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Licensed Unlicensed Requires Authentication Published by De Gruyter January 17, 2018

Syphacia muris infection in rats attenuates colorectal carcinogenesis through oxidative stress and gene expression alterations. Implications for modulatory effects by Bryostatin-1

Elsayed I. Salim, Samar F. Harras, Aisha G. Abdalla and Mohmmed H. Mona
From the journal Acta Parasitologica

Abstract

Accumulating evidence suggest that some infectious agents may interfere in the natural progression of neoplasia. This study examined the association between chronic infection with adult Syphacia muris parasites and 1,2-dimethylhydrazine (DMH)-induced colorectal carcinogenesis in rats. In addition, the conceivable therapeutic effect of Bryostatin-1, a potent extract of the marine Bryozoan, Bugulane ritina, was investigated against this combined effect.DMH administration has induced aberrant crypt foci (ACF), surrogate biomarkers for colorectal carcinogenesis, while the S. muris infection combined with DMH has significantly increased the total numbers of ACF. Nonetheless, treatment with Bryostatin-1 after infection has significantly reduced the ACF numbers particularly larger ones. This inhibition was concomitant with significant inhibition in the immunohistochemical levels of the ki67, Caspase-3 and IgM levels in colorectal epithelium, as well as serum levels of IgM and IgG. Additionally, treatment with Bryostatin-1 after S. muris + DMH has modulated enzymatic antioxidative markers levels of superoxide dismutase and catalase as well as the non-enzymatic antioxidant markers levels of reduced glutathione, lipid peroxidation, nitric oxide and total antioxidant capacity. Further, treatment with Bryostatin-1 has down-regulated the mRNA expression levels of COX-2 and APC genes in colorectal mucosa. In conclusion, infection with S. muris during colorectal carcinogenesis has significantly modulated the oxidative stress markers in the colorectum, while treatment with Bryostatin-1 has exerted significant curative potential. A mechanism could be explained that Bryostatin-1 treatment has reduced oxidative stress markers activities along with affecting host to parasite immunity possibly leading to changes in the COX-2 and APC expression, retarding cellular proliferation and subsequently reducing the colorectal carcinogenesis events.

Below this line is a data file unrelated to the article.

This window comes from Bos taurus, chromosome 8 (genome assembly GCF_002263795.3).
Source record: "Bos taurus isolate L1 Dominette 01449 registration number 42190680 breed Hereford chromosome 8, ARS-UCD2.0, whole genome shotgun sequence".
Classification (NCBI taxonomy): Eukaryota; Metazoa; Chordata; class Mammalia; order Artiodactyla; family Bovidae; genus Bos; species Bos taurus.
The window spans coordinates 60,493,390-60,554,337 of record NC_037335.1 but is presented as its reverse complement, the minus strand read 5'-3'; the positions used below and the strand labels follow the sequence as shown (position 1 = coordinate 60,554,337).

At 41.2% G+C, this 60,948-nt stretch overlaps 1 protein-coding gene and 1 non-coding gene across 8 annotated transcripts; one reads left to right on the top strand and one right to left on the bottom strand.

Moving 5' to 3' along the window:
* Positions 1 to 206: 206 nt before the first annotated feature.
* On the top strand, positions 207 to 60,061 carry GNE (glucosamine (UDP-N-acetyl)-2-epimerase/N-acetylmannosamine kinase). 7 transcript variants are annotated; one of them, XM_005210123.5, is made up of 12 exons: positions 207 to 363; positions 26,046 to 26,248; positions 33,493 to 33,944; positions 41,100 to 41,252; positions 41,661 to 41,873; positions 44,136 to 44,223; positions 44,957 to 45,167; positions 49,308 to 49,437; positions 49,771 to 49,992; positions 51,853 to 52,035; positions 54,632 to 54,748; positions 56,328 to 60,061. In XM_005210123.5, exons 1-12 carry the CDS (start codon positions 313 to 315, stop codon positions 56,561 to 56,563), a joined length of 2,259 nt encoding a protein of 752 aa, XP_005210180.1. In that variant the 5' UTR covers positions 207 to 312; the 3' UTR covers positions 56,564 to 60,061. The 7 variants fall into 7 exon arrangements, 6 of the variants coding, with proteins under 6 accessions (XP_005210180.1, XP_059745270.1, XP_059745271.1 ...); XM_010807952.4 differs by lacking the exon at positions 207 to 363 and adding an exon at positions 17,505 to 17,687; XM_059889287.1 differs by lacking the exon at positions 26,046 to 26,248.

Acknowledgments

The authors wish to thank the animal facility principal of the Zoology Department at Tanta University, Egypt and the staff members of the Central Laboratory of Tanta University, Egypt for Excellent Technical Assistance.

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Received: 2017-7-28
Revised: 2017-11-20
Accepted: 2017-11-30
Published Online: 2018-1-17
Published in Print: 2018-3-26

© 2018 W. Stefański Institute of Parasitology, PAS

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